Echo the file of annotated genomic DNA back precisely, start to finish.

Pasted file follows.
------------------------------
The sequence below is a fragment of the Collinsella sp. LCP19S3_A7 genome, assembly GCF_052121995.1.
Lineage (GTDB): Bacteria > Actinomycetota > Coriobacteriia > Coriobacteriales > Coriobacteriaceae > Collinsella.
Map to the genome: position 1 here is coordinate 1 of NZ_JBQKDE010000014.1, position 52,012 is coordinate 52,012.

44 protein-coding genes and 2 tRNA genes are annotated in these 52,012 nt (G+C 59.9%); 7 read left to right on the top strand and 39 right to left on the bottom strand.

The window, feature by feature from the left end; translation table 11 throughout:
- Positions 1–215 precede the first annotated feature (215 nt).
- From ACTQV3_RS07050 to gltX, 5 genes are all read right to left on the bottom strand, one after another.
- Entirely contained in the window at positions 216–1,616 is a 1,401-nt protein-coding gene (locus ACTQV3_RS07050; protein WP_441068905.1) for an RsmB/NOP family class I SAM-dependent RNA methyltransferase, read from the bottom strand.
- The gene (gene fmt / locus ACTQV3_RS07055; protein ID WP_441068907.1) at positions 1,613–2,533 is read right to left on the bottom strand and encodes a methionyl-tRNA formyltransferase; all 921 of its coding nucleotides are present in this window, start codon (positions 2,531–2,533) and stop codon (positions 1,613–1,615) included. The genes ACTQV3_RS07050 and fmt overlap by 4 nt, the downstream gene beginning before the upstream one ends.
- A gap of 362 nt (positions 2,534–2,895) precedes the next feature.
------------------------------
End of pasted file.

The sequence below is a fragment of the Collinsella sp. LCP19S3_A7 genome, assembly GCF_052121995.1.
Lineage (GTDB): Bacteria > Actinomycetota > Coriobacteriia > Coriobacteriales > Coriobacteriaceae > Collinsella.
Map to the genome: position 1 here is coordinate 1 of NZ_JBQKDE010000014.1, position 52,012 is coordinate 52,012.

44 protein-coding genes and 2 tRNA genes are annotated in these 52,012 nt (G+C 59.9%); 7 read left to right on the top strand and 39 right to left on the bottom strand.

The window, feature by feature from the left end; translation table 11 throughout:
- Positions 1–215 precede the first annotated feature (215 nt).
- From ACTQV3_RS07050 to gltX, 5 genes are all read right to left on the bottom strand, one after another.
- Entirely contained in the window at positions 216–1,616 is a 1,401-nt protein-coding gene (locus ACTQV3_RS07050; protein WP_441068905.1) for an RsmB/NOP family class I SAM-dependent RNA methyltransferase, read from the bottom strand.
- The gene (gene fmt / locus ACTQV3_RS07055; protein ID WP_441068907.1) at positions 1,613–2,533 is read right to left on the bottom strand and encodes a methionyl-tRNA formyltransferase; all 921 of its coding nucleotides are present in this window, start codon (positions 2,531–2,533) and stop codon (positions 1,613–1,615) included. The genes ACTQV3_RS07050 and fmt overlap by 4 nt, the downstream gene beginning before the upstream one ends.
- A gap of 362 nt (positions 2,534–2,895) precedes the next feature.